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Decommissioning Curling water supply could create exciting expansion opportunities for Corner Brook

These four ponds will be decommissioned by the City of Corner Brook.
These four ponds will be decommissioned by the City of Corner Brook. - Google maps

The decommissioning of the Curling water supply could open up a whole new area for Corner Brook to expand into.

At Monday night’s public meeting, city council approved the decommissioning of the area located off the Lewin Parkway in the west end of the city.

The Curling water supply was essentially a second backup and is no longer deemed necessary, given the city’s new water treatment plant and distribution system.

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Corner Brook city council decides to formally decommission former Curling water supply

While there are still some formalities to be followed through on, the site will soon no longer be a fully protected site and could possibly be used for a number of purposes that hitherto were not permitted.

“That is a bonus of the decommissioning and was not the primary reason for doing it,” Mayor Jim Parsons said in an interview Tuesday.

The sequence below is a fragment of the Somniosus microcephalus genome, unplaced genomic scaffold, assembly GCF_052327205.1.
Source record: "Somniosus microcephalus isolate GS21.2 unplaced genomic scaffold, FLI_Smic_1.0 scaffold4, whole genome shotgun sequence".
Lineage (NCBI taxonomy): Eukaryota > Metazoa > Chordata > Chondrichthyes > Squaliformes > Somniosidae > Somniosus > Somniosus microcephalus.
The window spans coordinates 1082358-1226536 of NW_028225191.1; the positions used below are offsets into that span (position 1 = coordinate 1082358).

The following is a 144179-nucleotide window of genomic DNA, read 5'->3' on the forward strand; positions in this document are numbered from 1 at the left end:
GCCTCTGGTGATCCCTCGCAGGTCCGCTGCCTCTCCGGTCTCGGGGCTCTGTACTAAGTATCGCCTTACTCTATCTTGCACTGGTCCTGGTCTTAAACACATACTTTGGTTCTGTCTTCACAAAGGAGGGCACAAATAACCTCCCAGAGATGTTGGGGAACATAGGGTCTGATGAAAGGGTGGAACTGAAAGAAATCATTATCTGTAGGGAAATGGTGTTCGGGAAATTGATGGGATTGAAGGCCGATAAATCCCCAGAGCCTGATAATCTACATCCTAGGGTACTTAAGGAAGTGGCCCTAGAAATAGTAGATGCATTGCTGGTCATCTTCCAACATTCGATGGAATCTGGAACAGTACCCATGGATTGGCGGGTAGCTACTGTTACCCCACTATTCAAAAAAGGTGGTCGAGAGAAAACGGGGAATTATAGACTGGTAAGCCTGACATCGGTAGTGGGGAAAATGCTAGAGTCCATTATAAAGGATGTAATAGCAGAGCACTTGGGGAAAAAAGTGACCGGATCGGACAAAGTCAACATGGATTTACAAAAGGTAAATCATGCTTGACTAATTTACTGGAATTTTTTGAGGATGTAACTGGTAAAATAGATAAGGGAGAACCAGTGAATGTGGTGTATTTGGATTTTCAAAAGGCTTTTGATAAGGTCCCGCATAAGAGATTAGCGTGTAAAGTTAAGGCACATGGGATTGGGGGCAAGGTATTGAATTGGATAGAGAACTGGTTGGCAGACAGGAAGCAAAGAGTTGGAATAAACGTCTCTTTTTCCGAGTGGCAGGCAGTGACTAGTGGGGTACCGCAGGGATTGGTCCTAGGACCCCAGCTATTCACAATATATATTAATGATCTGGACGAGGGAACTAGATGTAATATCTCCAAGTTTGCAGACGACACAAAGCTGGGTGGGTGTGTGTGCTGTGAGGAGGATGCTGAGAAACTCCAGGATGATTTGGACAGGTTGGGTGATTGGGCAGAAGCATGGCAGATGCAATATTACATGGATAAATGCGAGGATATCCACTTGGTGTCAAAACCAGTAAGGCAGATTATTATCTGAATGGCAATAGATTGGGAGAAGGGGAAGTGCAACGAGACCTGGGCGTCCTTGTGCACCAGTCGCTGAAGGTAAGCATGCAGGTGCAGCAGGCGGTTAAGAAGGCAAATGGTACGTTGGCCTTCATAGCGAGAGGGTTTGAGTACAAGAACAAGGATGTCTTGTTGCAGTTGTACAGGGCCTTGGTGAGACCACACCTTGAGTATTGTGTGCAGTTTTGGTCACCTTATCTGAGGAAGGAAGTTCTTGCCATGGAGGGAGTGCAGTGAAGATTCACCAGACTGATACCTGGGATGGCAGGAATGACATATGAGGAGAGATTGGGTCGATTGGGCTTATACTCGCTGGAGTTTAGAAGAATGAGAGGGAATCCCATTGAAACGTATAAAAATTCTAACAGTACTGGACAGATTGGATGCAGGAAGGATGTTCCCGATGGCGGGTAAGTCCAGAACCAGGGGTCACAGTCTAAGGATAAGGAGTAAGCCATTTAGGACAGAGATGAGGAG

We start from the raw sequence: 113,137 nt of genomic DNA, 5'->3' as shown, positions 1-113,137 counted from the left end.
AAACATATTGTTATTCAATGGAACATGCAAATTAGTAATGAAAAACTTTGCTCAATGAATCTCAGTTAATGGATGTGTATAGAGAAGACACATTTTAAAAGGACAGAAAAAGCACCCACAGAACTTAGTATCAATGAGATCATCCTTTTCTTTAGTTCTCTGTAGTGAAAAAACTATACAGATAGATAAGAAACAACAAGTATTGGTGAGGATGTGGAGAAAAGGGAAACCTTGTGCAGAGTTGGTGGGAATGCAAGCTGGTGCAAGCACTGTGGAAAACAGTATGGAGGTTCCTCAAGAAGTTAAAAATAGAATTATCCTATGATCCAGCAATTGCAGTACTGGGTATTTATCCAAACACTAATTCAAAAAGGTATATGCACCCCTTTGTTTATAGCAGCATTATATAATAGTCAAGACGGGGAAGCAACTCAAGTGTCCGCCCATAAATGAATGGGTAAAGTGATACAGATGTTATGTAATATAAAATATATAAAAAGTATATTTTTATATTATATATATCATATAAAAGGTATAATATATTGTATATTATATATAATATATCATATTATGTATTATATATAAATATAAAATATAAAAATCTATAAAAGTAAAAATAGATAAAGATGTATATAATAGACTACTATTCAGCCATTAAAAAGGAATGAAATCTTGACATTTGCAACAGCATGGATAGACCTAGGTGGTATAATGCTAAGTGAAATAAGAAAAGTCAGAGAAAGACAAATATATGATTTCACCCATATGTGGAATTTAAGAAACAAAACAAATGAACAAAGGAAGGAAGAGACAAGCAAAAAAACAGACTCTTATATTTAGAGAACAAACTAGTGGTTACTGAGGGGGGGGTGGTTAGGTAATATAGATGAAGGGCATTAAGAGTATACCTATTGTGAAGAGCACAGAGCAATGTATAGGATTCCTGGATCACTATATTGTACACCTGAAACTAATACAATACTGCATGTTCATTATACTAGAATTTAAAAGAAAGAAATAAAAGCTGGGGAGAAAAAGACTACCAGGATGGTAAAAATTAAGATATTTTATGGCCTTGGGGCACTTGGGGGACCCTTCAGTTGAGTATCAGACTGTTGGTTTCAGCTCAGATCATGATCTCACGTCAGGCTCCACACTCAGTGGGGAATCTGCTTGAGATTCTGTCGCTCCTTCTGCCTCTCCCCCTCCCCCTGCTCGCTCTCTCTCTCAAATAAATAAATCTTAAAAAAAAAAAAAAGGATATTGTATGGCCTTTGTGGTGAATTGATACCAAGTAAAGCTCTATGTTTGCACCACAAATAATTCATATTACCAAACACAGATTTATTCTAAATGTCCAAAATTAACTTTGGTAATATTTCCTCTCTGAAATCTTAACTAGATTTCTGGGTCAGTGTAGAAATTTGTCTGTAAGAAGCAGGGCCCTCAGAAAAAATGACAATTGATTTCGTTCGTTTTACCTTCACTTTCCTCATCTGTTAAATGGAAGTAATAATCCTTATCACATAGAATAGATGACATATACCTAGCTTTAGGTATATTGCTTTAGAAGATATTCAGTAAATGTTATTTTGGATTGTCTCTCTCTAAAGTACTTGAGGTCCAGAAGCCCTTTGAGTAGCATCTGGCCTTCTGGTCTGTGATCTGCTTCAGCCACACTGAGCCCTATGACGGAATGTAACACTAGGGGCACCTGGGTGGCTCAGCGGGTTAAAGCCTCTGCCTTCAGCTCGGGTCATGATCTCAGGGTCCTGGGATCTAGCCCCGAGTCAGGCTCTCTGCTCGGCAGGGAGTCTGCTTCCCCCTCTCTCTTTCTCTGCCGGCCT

Parsons said a plan of some sort will have to be developed, including seeking public input, before any changes are made to how the area might get rezoned.

“It’s a big area and it will require more than just a little thought,” he said. “I would suspect there will be multiple pieces and it won’t just become one new zone type.”

In addition to its potential for residential development, the area is near the Lundrigan Industrial Park, making business expansion a possibly nice fit. The area is also close to the Blow-Me-Down Trails and popular snowmobiling and all-terrain vehicle trails, which makes adding more recreational elements an appropriate option.

Given there are several ponds located in the water supply, Parsons envisions a plan that would likely also retain some of the protective aspects of the water supply.

City staff has already been directed to start the process of making a plan for the area’s future, but Parsons said the possibilities are definitely interesting.

“We want to be very careful but we do want to start that process, so down the road we won’t be held up having to do the rezoning then,” said Parsons.

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